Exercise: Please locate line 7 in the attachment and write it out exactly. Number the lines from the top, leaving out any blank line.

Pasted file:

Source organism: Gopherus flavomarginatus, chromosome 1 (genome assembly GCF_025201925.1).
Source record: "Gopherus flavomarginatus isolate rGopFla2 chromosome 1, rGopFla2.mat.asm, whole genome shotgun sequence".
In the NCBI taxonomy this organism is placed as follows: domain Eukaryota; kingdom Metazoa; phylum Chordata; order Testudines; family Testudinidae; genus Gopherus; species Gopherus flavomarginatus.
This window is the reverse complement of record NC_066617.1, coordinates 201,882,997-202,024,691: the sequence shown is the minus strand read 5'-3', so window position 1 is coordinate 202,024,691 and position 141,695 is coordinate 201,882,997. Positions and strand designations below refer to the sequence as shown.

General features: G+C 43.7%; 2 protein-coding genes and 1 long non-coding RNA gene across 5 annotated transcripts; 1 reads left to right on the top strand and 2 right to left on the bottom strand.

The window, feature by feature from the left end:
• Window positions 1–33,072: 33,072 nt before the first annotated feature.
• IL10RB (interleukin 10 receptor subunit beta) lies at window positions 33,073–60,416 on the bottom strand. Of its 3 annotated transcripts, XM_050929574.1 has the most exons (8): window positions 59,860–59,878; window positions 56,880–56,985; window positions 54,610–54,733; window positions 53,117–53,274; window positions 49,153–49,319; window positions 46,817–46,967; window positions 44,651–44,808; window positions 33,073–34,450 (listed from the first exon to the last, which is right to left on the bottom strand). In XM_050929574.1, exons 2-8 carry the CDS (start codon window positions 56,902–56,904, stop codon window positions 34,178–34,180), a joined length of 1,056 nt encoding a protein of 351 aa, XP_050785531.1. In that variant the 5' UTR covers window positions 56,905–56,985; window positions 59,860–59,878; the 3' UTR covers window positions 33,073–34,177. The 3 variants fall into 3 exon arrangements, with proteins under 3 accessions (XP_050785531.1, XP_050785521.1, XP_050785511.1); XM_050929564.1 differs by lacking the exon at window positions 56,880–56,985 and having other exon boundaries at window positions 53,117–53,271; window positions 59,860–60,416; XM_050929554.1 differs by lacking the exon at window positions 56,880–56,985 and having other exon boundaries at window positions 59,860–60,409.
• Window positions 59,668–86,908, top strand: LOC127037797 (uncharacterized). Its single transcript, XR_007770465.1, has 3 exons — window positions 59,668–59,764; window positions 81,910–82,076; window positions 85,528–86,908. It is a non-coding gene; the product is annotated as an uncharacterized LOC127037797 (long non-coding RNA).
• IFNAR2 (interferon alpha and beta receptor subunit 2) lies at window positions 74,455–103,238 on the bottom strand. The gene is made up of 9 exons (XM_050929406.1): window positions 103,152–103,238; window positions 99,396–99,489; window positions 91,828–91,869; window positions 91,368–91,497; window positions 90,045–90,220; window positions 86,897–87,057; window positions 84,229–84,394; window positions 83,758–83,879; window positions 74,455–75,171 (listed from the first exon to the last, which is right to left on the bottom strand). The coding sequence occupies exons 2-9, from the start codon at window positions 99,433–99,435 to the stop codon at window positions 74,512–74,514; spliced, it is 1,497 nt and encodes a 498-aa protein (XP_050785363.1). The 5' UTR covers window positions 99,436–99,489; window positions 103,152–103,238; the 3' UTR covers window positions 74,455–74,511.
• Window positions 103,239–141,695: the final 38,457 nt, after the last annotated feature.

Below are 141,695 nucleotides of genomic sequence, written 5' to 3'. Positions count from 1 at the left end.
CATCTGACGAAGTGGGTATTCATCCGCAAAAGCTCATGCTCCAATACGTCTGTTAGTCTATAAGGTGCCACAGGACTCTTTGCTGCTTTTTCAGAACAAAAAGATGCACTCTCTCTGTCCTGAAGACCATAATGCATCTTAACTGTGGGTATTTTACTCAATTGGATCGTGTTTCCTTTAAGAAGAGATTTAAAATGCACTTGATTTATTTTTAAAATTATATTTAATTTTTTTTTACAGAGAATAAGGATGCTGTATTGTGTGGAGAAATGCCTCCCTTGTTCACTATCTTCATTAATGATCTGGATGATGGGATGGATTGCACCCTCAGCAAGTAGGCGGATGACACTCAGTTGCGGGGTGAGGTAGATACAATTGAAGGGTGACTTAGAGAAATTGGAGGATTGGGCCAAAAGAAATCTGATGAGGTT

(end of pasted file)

• Window positions 1–33,072: 33,072 nt before the first annotated feature.